The planned reforms to minimum wage and labour laws received a mention in the Fall Economic Statement speech as well. Over the past months, the concerted advocacy efforts by municipalities and job creators seemed to have the government finally listening to concerns that the rapid implementation of these changes could lead to many job losses and rising costs to municipalities. A further sign of hope came when the government submitted amendments to Bill 148 to grant municipal essential services certain exemptions from on-call pay provisions that would have bankrupted many of our small and rural municipalities. Job-creators waiting for a reprieve were disappointed as announced tax cuts will only benefit those that are able to make a profit. The job losses, reduced hours, and frozen expansions that will result from rapidly implementing Bill 148, will leave those needing help worse off. It’s time this government made the tough decisions required to turn our economy around and bring back the good-paying jobs that used to be the hallmark of this province.
In the House we began discussing Bill 175, the Safer Ontario Act. It is a comprehensive reform of policing and police oversight in Ontario and the Government is, again, rushing it through with little consultation. Law enforcement stakeholders highlighted their input was hardly sought during the drafting stages of the Bill, and they expressed severe concerns that the Official Opposition also shares. For instance, the vagueness of the Bill’s language leaves the door open to outsourcing many law enforcement duties to private contractors, such as security companies. This is not acceptable. Ontarians and sworn officers deserve to know the extent of the mandate that we exclusively entrust to our accountable law enforcement agencies. Moreover, rather than simplify police oversight and make it more transparent, the government just piles new bureaucracies and agencies on top of already existing ones, causing higher workloads and paperwork without a corresponding commitment to improving staffing and funding. We, as Ontarians, and officers sworn to serve our communities deserve better.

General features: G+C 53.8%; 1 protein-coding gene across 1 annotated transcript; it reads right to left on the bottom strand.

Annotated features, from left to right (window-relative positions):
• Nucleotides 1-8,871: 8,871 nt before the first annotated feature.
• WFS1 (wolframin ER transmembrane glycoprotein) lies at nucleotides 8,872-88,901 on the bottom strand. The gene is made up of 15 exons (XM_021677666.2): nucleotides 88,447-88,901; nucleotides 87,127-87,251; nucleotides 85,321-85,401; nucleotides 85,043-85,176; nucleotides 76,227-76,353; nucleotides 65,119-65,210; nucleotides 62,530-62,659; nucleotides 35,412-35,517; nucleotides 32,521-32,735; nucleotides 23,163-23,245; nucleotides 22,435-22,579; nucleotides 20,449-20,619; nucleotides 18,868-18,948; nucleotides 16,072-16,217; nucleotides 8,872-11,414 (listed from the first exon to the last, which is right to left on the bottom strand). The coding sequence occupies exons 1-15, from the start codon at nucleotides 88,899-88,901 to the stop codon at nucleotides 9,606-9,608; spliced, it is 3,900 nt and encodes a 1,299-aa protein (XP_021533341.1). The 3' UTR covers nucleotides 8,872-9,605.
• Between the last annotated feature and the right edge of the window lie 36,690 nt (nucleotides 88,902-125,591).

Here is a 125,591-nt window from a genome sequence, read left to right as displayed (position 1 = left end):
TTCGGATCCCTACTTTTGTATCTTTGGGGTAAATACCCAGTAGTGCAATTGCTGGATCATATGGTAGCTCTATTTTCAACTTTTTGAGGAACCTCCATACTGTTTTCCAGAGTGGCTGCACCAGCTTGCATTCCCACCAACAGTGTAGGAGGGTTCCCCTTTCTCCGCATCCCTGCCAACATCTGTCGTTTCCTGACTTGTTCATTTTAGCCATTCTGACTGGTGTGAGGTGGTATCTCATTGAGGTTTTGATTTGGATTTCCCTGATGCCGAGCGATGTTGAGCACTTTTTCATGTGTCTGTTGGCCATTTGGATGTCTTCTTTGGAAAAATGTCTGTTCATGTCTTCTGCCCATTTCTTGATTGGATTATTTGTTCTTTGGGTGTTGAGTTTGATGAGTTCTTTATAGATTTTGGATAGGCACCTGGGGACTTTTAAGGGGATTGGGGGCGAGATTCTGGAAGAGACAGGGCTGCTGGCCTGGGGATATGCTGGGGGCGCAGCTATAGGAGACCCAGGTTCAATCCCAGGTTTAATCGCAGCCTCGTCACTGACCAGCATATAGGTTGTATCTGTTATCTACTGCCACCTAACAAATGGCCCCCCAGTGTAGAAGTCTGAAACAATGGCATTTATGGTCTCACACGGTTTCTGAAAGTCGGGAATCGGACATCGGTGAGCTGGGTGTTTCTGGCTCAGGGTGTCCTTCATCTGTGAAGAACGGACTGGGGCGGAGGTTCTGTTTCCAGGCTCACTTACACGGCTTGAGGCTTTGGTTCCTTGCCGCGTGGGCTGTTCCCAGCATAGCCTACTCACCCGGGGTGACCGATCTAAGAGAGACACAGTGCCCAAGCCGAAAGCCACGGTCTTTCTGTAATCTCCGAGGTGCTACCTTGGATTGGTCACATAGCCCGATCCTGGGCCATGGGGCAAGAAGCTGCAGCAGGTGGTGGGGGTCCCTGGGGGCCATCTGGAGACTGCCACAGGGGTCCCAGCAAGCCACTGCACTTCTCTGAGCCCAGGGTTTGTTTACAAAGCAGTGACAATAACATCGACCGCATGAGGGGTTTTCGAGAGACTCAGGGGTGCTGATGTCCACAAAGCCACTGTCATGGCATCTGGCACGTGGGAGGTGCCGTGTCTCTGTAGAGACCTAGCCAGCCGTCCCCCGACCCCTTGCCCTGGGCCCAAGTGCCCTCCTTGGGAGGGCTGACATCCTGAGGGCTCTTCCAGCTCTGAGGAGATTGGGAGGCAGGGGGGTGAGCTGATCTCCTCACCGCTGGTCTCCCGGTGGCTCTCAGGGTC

The government also recalled the House for special sittings in order to pass back-to-work legislation to end the college strike. Since the beginning of the strike, the Official Opposition has called for the Government to intervene and ensure students were back in class.
The ME to We Club along with students in various classes at St. Mary St. Cecilia are collecting new items for Naomi House, House of Lazarus and Community Food Share thru November 20th. The collected items will be divided and prepared for delivery and a prayer service will be held for World Day of the Poor. - photos Susan Baldwin
The Upper Canada Playhouse calendar of entertainment was unveiled and digitally presented this week for all seeking to select their favorite seat in the venue. And at 6:00 a.m. on Tuesday morning crowds began gathering at the theatre box office door. At the time of this post we had not been informed who was actually first in line.
"It's one of our favorite events of the year," chuckled Theatre Manager Donnie Bowes, "The fans are our best indicator that we are doing as our audience wishes and it's very nice to see."
A very special event will take place on Sunday afternoon, December 10th, when the West Island Youth Symphony Orchestra and the Kingston Youth Choir come together at St. James Anglican Church in Morrisburg to present a concert entitled Christmas Around the World. Both groups are donating their performances, and the proceeds will be divided between the Tilted Steeple Coffee House’s refugee sponsorship project and Community Food Share.
Promotion of the event has begun in earnest, and tickets are going very fast. We don’t want our regulars to miss out, so be sure to get yours without delay! Tickets are $25 for adults and $15 for children and students, available from the following locations and individuals: